# [EM] Majority Enhanced Approval generalized

Tue May 13 11:35:22 PDT 2014

```> "ME(et-eb) is chicken proof,..."

35 A>B
25 B
40 C

B>C>A>B    et-eb scores:  B-15 > C-20 > A-30

Forest's suggested ME(et-eb) method elects B, but the Chicken Dilemma
criterion says that the winner must not be B.

http://wiki.electorama.com/wiki/Chicken_Dilemma_Criterion

Also this method can fail to elect a candidate that is voted below no
other on more than half the ballots.

46 A>C
10 B>A
10 B>C
34 B=C

C>B>A>C   et-eb scores:  C24 > B8 > A2     100 ballots, e-t scores  B54
> A46 > C34

ME(et-eb) elects  C.

Also it fails Unburiable Mutual Dominant Third.

34 A>B
17 C>A
16 B>C
31 B
02 B>C (sincere is B or B>A)

B>C>A>B    et-eb scores: B32 > A-15 > C-48

A is the sincere MDT winner, but ME(et-eb)  easily elects the buriers'
favourite B.

Chris Benham

On 5/10/2014 9:27 AM, Forest Simmons wrote:
> Here's how majority enhanced approval works:  It elects the approval
> winner unless she is covered by some other candidate.  In that case
> from among those that cover her it elects the one with the most
> approval.  Unless she also is covered, in which case from among those
> that cover her, it elects the one with the most approval, etc.
>
> Another fancier way to articulate this goes like this: First
> initialize a list with the name of the approval winner. Then while at
> least one candidate covers every candidate named on the list, from
> among such candidates add to the list the one with the greatest
> approval.  Elect the candidate whose name was added last.
>
> Obviously, the MEA winner is uncovered.  This means that to every
> other candidate she has a short beat path, i.e. if she doesn't beat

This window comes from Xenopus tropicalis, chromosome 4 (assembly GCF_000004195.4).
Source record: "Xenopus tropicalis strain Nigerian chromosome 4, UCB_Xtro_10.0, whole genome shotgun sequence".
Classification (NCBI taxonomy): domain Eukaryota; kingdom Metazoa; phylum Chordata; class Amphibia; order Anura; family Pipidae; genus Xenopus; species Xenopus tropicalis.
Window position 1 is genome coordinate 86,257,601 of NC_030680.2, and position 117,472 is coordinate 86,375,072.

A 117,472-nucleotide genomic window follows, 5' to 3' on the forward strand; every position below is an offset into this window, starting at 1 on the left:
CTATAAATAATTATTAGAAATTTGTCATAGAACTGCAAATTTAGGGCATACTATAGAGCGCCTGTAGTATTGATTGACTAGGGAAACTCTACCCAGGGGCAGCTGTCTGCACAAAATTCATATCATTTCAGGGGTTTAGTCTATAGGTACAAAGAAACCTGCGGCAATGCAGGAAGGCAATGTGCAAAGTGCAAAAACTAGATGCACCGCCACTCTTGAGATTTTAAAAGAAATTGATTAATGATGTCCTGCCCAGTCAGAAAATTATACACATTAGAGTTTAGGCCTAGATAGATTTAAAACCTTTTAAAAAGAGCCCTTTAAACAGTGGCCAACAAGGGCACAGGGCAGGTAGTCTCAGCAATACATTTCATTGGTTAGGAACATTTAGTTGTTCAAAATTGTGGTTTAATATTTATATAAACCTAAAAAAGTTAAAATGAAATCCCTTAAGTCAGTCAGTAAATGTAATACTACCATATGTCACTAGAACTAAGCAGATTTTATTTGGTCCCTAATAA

> him, she beats someone who does.  Since she has a beatpath to every
> other candidate she is a member of Smith.
>
> We can majority enhance other kinds of methods that generate a social
> order.  For example, we could list the candidates in order of max
> pairwise opposition, initialize the list with the name of the
> candidate with the best score, etc. While some candidate covers all
> candidates listed, from among those covering candidates add to the
> list the one with the best score, etc.
>
> Currently the score that I like best because of simplicity and other
> properties is what I call et-eb, Equal Top minus Equal Bottom.
>
> A candidate's et-eb score is the difference in the number of ballots
> on which she is ranked below no other candidate and the number of
> ballots on which she is ranked above no other candidate.
>
> ME(et-eb) is chicken proof, monotone, clone proof, and elects an
> uncovered candidate from Smith.  It satisfies Independence from Pareto
> Dominated Alternatives and the Plurality criterion. It does all of
> these things seamlessly from the et-eb order and the pairwise defeat
> graph, which are easily assembled from a summable matrix..
>
> Here's how it works on Kevin's famous chicken example:
>
> 49 C
> 27 A>B
> 24 B
>
> The et-eb scores are C(49-51)>B(24-49)>A(27-73)
>
> Candidate C is elected because she has the best score and is uncovered
> (because she has a short beatpath to each of the other candidates).
>
> Notice that when there are only three candidates in Smith, this method
> always gives the same result as Smith//(et-eb), but is more seamless.
> .  Furthermore (in the case of three candidates) the et-eb scores
> yield the same order as the Borda scores, so in the case of three
> candidates this method is equivalent to Black (provided Black allows
> equal ranking and truncation)..
>
> With any number of candidates you can think of there being three
> levels: equal bottom, equal top, and in between. The in between ranks
> do not affect the score, but they do contribute to the pairwise
> matrix, and thereby help determine the covering relation.
>
> Note that (by definition) candidate X covers candidate Y iff for each
> candidate Z, whenever Y defeats Z, then so does X.
>
> So if Y is not covered by X, there is some Z that if beaten by Y but
> not by X, which gives a short beatpath from Y to X, namely Y>Z>X .
>
> This short beatpath idea allows for an alternative definition of covering:
>
> Candidate X covers candidate Y iff there is no short beatpath from Y to X.
>
>
>
>
> ----
> Election-Methods mailing list - see http://electorama.com/em for list info

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